Critics’ Picks

View of “Carmen Herrera,” 2011.

View of “Carmen Herrera,” 2011.


Carmen Herrera

Arratia Beer
Potsdamer Str. 87
March 25–April 23, 2011

The Cuban-born, New York–based painter Carmen Herrera famously didn’t sell a work until 2004––when she was almost ninety. But in recent years, critics, curators, and collectors have been making up for lost time. Much has been made of Herrera’s associations with better-known artists: Josef Albers, Jean Arp, and Sonia Delaunay in Paris, for example, and Barnett Newman in New York. But while this is interesting background information, it doesn’t really help viewers to interpret or place her paintings, which, judging from the two canvases in this show, are outstanding––and significant.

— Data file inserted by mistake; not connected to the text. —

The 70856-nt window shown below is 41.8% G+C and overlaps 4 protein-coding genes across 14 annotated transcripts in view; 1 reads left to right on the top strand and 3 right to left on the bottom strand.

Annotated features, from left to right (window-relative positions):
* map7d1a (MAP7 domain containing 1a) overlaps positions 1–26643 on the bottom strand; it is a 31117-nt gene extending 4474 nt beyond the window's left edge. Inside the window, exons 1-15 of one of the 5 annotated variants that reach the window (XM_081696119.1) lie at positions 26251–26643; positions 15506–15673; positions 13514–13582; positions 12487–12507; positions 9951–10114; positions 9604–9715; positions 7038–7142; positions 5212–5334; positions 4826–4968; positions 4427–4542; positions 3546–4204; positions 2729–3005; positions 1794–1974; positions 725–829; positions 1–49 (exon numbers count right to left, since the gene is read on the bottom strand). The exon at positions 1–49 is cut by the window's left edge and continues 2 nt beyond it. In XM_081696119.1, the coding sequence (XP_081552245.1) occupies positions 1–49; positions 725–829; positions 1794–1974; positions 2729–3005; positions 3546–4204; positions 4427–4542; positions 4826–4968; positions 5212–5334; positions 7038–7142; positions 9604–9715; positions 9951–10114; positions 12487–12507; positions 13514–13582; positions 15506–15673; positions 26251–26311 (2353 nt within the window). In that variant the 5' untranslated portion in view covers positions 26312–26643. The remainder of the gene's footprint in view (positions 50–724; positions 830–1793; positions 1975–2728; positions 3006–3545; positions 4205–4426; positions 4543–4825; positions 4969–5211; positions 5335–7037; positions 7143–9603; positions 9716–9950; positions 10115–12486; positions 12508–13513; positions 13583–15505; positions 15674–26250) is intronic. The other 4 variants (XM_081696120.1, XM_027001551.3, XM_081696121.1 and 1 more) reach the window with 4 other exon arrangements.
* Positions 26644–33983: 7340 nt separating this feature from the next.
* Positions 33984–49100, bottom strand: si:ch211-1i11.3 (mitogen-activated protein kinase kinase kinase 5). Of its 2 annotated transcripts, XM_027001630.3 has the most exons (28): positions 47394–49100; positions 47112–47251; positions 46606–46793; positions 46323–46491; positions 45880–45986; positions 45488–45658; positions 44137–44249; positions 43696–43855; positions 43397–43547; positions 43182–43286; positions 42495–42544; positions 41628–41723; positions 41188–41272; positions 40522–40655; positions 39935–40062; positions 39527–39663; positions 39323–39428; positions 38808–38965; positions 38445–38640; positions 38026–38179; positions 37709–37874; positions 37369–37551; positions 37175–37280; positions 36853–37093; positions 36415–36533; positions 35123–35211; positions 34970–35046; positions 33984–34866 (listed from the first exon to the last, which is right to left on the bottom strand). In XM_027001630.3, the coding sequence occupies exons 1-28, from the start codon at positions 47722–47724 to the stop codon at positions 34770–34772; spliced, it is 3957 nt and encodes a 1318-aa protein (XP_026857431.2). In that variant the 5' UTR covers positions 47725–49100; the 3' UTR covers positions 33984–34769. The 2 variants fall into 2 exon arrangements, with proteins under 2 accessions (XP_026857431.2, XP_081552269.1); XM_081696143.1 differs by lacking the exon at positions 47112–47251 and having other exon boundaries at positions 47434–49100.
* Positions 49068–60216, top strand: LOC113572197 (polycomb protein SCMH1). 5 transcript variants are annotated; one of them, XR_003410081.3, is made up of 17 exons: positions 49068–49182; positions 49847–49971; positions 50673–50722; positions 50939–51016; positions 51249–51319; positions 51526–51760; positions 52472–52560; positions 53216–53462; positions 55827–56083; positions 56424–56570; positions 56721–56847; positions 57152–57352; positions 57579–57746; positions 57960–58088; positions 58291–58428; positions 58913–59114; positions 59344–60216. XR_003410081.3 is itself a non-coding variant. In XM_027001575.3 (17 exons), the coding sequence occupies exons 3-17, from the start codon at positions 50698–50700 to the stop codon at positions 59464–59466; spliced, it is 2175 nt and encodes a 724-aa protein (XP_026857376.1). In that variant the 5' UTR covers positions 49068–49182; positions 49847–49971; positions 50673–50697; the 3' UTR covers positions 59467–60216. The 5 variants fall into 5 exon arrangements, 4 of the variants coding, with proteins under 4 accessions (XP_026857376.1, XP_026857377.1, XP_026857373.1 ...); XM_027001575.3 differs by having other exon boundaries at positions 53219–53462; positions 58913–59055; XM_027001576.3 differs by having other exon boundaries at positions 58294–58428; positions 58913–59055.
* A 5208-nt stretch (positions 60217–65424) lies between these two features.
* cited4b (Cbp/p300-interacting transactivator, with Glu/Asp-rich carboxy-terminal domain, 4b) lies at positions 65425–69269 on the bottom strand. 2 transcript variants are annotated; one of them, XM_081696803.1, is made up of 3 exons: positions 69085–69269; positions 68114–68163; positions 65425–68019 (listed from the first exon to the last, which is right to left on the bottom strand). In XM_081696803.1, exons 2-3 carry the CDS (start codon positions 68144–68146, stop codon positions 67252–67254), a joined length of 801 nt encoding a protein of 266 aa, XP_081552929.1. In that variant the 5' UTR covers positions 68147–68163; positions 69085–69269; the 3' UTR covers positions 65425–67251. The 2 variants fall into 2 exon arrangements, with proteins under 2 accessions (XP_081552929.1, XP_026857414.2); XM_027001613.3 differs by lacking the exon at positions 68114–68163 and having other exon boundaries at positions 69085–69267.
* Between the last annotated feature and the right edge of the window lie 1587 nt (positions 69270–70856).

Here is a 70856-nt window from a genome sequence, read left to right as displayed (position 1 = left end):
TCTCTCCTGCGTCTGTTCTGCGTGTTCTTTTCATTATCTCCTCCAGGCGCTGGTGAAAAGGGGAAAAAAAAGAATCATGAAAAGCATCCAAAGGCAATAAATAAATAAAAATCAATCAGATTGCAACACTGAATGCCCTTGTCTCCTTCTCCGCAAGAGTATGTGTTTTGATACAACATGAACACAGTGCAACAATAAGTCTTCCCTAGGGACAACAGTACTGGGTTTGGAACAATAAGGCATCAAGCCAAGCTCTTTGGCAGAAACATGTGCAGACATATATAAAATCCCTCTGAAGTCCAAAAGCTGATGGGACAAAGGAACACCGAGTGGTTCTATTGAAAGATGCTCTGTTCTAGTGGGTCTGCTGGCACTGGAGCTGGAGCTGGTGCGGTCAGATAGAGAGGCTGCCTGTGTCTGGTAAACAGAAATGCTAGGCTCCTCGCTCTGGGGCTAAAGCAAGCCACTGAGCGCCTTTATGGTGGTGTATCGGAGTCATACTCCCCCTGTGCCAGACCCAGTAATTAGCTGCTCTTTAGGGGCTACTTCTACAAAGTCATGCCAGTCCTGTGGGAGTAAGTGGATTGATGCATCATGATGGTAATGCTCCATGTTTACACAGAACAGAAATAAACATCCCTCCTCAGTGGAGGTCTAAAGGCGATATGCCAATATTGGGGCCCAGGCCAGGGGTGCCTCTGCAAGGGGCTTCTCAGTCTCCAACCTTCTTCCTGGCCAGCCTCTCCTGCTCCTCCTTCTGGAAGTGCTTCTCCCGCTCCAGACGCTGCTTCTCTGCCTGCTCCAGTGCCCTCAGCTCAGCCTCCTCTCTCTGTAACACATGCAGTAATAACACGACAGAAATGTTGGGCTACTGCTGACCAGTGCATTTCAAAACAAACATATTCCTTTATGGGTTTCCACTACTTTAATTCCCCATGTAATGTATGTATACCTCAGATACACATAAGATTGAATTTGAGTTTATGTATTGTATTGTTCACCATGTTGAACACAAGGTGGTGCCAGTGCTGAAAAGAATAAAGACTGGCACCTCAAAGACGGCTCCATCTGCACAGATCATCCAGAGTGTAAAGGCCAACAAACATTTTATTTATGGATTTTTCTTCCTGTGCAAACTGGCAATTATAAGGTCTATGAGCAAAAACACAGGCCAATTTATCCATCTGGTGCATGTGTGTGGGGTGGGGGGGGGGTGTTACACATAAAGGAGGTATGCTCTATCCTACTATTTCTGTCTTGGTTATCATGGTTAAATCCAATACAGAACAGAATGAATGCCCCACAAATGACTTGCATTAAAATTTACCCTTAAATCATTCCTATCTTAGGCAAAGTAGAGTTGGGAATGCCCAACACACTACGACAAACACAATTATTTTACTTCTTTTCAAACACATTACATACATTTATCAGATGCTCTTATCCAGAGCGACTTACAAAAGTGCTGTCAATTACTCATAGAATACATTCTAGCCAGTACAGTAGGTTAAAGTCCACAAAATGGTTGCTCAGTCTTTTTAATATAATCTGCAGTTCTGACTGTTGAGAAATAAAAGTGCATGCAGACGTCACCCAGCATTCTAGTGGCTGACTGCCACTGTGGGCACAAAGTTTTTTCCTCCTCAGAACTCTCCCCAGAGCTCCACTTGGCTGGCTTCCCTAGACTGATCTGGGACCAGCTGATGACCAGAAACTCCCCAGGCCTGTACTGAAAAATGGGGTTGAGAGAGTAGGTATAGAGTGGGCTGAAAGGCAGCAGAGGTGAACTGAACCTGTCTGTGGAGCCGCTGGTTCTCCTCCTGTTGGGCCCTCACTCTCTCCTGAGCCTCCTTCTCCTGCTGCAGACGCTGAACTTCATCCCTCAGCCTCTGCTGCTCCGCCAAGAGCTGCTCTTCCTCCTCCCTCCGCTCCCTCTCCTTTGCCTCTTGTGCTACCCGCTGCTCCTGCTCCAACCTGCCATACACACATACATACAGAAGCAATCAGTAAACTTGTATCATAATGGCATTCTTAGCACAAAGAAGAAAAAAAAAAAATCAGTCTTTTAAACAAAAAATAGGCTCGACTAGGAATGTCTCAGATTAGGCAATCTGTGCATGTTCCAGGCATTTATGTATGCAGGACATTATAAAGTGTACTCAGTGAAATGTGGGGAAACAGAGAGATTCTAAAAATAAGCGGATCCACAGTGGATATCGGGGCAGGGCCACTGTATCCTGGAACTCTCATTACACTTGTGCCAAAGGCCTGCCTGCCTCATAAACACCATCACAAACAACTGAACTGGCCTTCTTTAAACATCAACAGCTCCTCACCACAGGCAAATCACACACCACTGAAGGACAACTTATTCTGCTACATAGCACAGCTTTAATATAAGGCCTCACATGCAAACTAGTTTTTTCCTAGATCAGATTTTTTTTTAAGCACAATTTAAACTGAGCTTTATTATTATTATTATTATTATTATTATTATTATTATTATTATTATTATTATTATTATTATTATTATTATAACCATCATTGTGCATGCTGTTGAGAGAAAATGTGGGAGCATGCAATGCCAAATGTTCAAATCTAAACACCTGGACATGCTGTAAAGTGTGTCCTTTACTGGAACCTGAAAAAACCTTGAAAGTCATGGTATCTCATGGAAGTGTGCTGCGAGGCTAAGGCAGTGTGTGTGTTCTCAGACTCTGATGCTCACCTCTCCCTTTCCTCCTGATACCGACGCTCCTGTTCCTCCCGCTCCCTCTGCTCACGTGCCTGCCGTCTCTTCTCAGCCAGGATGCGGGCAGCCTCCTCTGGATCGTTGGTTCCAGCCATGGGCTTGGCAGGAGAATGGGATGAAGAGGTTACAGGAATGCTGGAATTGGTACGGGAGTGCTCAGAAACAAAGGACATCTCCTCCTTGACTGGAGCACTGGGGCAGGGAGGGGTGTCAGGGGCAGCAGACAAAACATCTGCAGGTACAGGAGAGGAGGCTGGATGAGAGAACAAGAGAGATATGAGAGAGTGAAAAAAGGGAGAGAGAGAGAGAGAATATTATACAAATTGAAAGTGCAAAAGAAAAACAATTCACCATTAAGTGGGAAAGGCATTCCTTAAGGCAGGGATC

Herrera paints abstractions with edges as hard as they come, her rigid lines providing the architecture for shimmering fields of color. In Red Square, 1974, for example, the eponymous quadrilateral seems to bounce ambiguously against the solid white ground. In Wednesday, 1978, two black triangles meet in the painting’s center to create a zigzag, their angles repeated in smaller green shapes at the top and bottom of the work. Both paintings hold the promise of infinite repetition, with potential mise en abyme structures that, though they don’t quite reveal themselves, are locked deep inside the pictures. The rest of the exhibition is made up of drawings on paper. In Untitled, 1971, Herrera proposes a design for a “structure” made of two stacked rectangles, the top one kinking at its center to create a precarious, subtle balance point on the other. The design perfectly encapsulates the delicacy of Herrera’s geometric vision. Though modest in scale, this small, elegant exhibition confirms that Herrera is a very special artist (and probably quite an important one too) and offers proof that late is always better than never.